After the cold weather we experienced in Japan and China, we were happy to arrive in tropical southern Vietnam. We sailed into the Ho Chi Minh City (HCMC) port among a variety of small fishing boats, all out to capture their dinner or market supplies. And what a surprise HCMC was – a big modern city with tall office buildings and banks, new malls, nice restaurants, and their own Time Square. Fanning out from there (which is the area they still call Saigon), the city becomes block after block of small shops and markets that seem to have been there for centuries. For a communist state, it sure has a huge number of mom and pop stores, selling everything on the sidewalk next to kindergarten-size tables and chairs to pause for a snack or drink. Diners and shoppers share the sidewalk with mopeds and nobody bats an eye. In a city of 7 million residents, we were told there are 7 million of these scooters. Crossing the street is an adventure, as the mopeds don’t stop, even at red lights. I found myself helping other international travelers cross the street, pretending to be confident and figuring there was safety in numbers.
I prepared for this port as always, by reading everything I could get my hands on and attending ship lectures, with the addition of watching Ken Burns’ Vietnam documentary. Vietnam has a storied history, and there are many sites to visit to reflect on the war with the U.S.: The War Crimes museum, the Cu Chi tunnels used by the Viet Cong, and the Reunification Palace. Other HCMC highlights included the Central Post Office (famous French architecture from colonial times), Dong Khoi Street, the Ben Thanh market, Cho Lon, and the Thien Hau temple. Outside the city, we were able to see proof that the nation is 45% forest; big, beautiful tropical trees filled the countryside, and getting there was a treat as we passed water buffalo, little villages, and rice paddies.
Now, on to the FOOD. Many people know that Vietnam is famous for pho, a delicious broth with chicken (or meat), seafood, vegetables, and lime. The country is also famous for its coffee, which has a nutty, almost chocolate taste. Their famous drink, Vietnamese coffee, is served with ice and condensed milk, a dessert in a cup! With just a week in country, I was able to enjoy not only pho and Vietnamese coffee but also com tam (rice with various spices), banh mi, spring rolls, elephant ear fish and so much other seafood I can’t list it all. There was also plenty of coconut water, mangoes, passion fruit, and dragon fruit. And lots and lots of fermented foods, oh so good for the gut - vegetables, fruit and fish.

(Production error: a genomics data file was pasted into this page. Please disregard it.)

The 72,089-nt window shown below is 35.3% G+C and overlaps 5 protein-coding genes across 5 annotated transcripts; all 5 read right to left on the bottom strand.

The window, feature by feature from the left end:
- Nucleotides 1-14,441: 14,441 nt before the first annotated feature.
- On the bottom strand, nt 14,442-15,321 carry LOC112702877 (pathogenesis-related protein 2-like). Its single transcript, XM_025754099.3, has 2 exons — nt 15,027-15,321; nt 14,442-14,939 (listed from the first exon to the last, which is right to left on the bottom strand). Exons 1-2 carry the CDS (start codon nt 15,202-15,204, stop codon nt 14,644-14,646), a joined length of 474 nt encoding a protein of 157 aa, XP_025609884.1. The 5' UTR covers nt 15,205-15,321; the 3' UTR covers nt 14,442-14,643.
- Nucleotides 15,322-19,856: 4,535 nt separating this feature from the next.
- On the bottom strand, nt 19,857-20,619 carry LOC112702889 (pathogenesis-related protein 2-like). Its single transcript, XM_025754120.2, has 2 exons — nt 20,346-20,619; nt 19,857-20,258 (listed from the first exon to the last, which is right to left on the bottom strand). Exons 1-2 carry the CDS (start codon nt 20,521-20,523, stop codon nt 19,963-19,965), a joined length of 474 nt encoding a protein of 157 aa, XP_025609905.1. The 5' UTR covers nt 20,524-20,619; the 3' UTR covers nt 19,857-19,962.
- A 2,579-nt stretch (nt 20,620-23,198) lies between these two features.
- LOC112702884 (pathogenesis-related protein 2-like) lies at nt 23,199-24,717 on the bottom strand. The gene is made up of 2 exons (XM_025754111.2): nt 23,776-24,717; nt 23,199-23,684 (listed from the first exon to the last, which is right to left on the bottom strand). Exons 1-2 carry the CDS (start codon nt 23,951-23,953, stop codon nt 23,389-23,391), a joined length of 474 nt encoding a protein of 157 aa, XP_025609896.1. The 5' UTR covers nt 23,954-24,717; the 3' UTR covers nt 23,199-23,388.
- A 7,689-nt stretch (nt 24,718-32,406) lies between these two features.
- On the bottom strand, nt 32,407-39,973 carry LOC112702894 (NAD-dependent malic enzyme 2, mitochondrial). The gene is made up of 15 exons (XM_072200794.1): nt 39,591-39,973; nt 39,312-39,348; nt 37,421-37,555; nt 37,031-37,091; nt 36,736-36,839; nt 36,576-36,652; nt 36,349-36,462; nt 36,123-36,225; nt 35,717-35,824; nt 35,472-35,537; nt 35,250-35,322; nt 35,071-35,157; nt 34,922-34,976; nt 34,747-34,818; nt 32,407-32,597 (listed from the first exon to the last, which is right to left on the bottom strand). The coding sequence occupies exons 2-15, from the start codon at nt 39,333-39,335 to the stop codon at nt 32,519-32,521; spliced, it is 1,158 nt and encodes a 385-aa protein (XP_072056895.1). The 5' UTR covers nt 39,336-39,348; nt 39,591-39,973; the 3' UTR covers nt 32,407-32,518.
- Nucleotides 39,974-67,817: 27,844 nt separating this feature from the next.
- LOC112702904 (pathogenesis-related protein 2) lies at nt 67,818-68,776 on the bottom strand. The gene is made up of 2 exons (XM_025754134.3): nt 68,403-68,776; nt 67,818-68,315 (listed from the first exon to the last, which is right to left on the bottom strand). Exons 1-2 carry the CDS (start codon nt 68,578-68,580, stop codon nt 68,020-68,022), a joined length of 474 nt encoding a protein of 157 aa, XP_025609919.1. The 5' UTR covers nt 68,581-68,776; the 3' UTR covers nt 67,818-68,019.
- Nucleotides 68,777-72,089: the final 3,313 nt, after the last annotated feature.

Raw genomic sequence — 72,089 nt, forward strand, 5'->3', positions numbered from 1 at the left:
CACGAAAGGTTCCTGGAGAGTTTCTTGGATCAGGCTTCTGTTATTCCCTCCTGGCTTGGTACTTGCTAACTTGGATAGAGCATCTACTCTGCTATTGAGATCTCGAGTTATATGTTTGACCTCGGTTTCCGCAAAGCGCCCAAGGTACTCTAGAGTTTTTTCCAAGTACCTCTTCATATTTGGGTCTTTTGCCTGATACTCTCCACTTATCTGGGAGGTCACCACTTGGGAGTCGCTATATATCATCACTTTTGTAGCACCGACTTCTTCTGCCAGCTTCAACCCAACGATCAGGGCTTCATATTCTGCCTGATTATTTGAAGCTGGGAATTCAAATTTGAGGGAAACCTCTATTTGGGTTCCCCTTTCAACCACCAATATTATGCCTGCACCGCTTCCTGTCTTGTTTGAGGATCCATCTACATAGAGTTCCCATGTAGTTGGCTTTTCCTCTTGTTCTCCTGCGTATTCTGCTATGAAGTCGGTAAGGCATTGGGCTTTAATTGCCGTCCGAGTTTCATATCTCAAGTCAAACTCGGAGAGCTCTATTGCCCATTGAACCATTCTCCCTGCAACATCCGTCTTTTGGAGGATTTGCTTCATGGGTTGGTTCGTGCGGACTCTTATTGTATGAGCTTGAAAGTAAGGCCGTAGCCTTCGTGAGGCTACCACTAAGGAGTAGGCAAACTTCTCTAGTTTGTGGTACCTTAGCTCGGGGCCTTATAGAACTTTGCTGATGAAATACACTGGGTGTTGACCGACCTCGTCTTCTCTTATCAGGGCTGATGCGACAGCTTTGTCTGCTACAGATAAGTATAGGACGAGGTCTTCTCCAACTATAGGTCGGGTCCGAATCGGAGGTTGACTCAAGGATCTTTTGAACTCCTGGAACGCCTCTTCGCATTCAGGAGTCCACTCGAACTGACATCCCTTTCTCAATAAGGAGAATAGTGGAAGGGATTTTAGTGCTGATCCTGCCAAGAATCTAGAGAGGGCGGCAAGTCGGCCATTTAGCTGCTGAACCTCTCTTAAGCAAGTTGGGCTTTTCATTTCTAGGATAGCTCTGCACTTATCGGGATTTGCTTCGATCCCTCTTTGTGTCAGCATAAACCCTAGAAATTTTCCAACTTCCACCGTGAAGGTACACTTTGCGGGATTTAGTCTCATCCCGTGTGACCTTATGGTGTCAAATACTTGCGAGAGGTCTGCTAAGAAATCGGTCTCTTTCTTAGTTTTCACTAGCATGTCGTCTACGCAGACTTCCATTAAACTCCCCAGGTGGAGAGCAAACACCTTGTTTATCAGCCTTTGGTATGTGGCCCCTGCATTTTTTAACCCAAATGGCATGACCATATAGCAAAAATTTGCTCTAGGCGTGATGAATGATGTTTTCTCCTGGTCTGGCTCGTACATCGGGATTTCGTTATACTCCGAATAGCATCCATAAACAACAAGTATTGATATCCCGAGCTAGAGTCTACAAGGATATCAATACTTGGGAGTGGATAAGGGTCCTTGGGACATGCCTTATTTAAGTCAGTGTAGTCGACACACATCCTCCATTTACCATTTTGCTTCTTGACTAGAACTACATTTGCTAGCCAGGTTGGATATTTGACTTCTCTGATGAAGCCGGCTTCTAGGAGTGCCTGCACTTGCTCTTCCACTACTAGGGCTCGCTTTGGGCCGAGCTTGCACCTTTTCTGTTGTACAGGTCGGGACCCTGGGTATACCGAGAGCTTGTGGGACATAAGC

The outdoor markets were impressively clean, with what seemed like miles of fresh fruits, vegetables, meats and seafood. When I say fresh, I mean there are rows of fish tanks, live frogs, and whole animal carcasses, ready to be taken home to eat that same day. Which brings me to our next culinary experience…
I led a cooking challenge field trip in which 25 of us SASers met with a chef from the Viet Nam Cookery Center. Having taught dozens of cooking classes in my life, I was happy to be a participant and couldn’t wait to see what she would have us do. 1st, we went to the open-air market, split into teams, and began a market race to buy produce we would need to make lunch. Off to her cooking center, where she demonstrated spring rolls, Vietnamese shrimp crepes, lotus stem salad, and 2 dipping sauces. Each team had to then go to their cooking station and recreate the dishes in an hour. The ingredients were authentic and fresh, and the results were incredible. We all came away with recipes and skills to cook Vietnamese food at home.
Lastly, and my favorite activity of this port, we left the inner city and visited a family in the Thu Duc neighborhood: a grandmother, her son and daughter-in-law, and their 3-year old son. The 3 generations live together as is custom, and the grandmother’s other children came to visit with us as well. Not only did they welcome us into their home but also taught us traditional cooking, and together we created a delicious Vietnamese dinner. Lots of conversation followed over tea and fruit; they shared their insights on traditions, education, religion, careers, and families, and I felt like I knew more about daily life. We also toasted the new Year of the Dog with them!
I asked the young parents what they would like my friends and family in the U.S. to know about them. They said Vietnam might not be the cleanest or fanciest country in the world, but it has the nicest people :)
Next stop: Myanmar